Failure to collectively invest in SDGs is felt by developing nations: Nandi-Ndaitwah

WINDHOEK: The failure to collectively invest in the SDGs is being felt by developing nations and threatens the growth of their economies, Deputy Prime Minister Netumbo Nandi-Ndaitwah has said.

Nandi-Ndaitwah was speaking at the third South Summit of the Group of 77 plus China in Kampala, Uganda on Sunday. The deputy prime minister and Minister of International Relations is leading the Namibian delegation of senior government officials.

Nandi-Ndaitwah noted that the theme ‘Leaving no one behind’, is appropriate as it emphasises the imperative of ending extreme poverty and reducing inequalities and vulnerabilities.

She said the United Nations Sustainable Development Goals (SDGs) Report 2023: Special Edition titled, ‘Towards a Rescue Plan for People and Planet’ indicates that more than half of the world’s population has been left behind. It also said more than half of the SDG targets have not recorded enough or any progress at all, while 30 per cent have either been halted or reversed.

‘The failure to collec
tively invest in the SDGs is being felt by developing nations and threatens the growth of their economies, in the process deepening disparities and driving our people deeper into poverty, a phenomenon that greatly affects women, youth and children disproportionately,’ Nandi-Ndaitwah said.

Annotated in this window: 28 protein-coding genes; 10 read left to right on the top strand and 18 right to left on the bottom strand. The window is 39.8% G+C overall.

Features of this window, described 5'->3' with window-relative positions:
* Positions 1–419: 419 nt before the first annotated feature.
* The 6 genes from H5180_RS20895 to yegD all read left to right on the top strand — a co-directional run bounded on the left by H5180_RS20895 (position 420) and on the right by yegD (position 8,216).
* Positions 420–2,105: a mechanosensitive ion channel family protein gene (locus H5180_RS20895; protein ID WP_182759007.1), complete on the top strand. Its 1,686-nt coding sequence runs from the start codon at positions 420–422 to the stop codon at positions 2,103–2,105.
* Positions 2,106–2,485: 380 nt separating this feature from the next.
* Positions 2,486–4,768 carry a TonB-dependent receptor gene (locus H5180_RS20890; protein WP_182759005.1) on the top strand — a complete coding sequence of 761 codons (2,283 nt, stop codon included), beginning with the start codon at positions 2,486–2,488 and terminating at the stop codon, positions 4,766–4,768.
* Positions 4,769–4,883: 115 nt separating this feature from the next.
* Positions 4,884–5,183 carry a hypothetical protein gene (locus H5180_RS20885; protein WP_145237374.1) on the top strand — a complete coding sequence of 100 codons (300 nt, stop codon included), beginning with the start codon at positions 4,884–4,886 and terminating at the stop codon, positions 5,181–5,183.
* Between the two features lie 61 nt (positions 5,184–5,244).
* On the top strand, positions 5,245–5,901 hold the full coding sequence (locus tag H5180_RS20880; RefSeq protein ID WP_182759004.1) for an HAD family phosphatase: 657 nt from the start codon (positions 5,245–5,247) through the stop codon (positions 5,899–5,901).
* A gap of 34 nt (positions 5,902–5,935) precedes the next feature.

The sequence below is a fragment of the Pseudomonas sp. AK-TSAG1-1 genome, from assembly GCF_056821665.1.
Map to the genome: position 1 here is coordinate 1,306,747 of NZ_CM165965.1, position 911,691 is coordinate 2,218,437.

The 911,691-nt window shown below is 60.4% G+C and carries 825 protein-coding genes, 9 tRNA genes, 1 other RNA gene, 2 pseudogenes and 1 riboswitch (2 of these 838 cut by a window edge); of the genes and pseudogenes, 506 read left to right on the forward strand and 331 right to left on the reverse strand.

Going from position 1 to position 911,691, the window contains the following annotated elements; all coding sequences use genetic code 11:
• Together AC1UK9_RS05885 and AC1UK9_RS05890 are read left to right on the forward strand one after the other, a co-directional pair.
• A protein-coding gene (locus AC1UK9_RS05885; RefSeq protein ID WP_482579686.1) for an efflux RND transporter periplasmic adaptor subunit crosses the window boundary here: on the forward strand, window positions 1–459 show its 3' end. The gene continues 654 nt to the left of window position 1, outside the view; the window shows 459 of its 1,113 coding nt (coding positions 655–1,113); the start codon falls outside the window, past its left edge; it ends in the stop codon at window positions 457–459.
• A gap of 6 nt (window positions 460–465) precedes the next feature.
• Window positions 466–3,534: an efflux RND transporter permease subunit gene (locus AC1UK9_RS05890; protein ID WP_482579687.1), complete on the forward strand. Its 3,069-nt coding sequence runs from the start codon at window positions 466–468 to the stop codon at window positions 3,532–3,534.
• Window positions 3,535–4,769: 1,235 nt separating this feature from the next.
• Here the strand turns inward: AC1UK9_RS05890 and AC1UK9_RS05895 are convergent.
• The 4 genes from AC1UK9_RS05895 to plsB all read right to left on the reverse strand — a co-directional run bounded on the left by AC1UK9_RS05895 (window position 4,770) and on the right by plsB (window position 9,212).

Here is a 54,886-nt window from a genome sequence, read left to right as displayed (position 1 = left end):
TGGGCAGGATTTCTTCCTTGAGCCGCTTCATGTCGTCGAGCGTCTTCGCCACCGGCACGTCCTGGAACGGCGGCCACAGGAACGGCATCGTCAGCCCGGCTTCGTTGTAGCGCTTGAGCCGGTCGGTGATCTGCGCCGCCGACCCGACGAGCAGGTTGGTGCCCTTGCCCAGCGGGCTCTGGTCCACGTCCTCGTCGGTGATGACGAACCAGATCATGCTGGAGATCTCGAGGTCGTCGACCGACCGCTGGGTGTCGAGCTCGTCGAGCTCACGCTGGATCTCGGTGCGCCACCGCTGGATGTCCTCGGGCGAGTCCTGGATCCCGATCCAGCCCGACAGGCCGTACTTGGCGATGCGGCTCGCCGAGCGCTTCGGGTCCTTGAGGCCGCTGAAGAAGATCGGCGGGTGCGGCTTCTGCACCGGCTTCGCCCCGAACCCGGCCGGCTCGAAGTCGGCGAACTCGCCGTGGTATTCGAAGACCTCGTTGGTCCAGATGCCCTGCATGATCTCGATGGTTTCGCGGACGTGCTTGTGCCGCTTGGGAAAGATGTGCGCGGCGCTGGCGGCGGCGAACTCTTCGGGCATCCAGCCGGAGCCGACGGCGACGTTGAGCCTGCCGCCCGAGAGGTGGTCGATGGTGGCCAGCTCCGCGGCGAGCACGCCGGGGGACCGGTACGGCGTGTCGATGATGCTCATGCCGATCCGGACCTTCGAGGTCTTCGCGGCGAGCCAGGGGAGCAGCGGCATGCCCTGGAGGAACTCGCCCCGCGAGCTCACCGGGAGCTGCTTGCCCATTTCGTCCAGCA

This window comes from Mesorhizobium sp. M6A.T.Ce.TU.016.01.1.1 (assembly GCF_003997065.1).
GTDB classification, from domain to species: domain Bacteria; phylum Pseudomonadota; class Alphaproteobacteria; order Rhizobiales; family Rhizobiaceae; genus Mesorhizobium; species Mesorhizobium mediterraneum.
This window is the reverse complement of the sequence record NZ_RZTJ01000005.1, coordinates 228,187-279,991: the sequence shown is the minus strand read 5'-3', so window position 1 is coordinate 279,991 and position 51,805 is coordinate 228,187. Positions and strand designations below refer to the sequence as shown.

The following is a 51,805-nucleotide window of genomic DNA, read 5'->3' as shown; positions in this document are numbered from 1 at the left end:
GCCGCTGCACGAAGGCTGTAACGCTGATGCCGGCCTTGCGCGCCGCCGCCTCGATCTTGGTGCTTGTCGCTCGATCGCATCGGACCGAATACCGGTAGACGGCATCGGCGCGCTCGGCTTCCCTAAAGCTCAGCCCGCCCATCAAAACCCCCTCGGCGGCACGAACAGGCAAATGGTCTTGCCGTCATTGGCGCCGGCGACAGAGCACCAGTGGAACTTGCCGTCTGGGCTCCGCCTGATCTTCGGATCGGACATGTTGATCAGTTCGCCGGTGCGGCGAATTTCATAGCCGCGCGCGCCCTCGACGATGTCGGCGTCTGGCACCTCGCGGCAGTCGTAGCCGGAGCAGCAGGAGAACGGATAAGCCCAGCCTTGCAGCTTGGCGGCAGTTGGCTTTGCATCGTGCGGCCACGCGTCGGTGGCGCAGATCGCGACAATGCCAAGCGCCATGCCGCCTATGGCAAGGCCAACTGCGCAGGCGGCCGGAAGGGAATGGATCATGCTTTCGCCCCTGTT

She noted that in order to ensure that nobody is left out Namibia, in solidarity with the oppressed peoples, particularly those suffering the consequences of armed conflict and violence around the world, emphasizes the need to ensure human rights for all.

Nandi-Ndaitwah further said Namibia’s classification as an ‘upper middle-income country presents challenges which have constrained the country’s ability to effectively mobilise resources to finance its development goals and to address historical injustice.

‘Namibia is not asking for free money, we only demand justice that will enable us to have access to affordable finance. Therefore, the reform of the international financial architecture is crucial to bridge inequalitie
s between developed and developing countries,’ the deputy prime minister said.

The two-day summit ends Monday, and the Fourth South Summit is expected to be held in 2029, in the Latin America and Caribbean Region.

Source: The Namibia Press Agency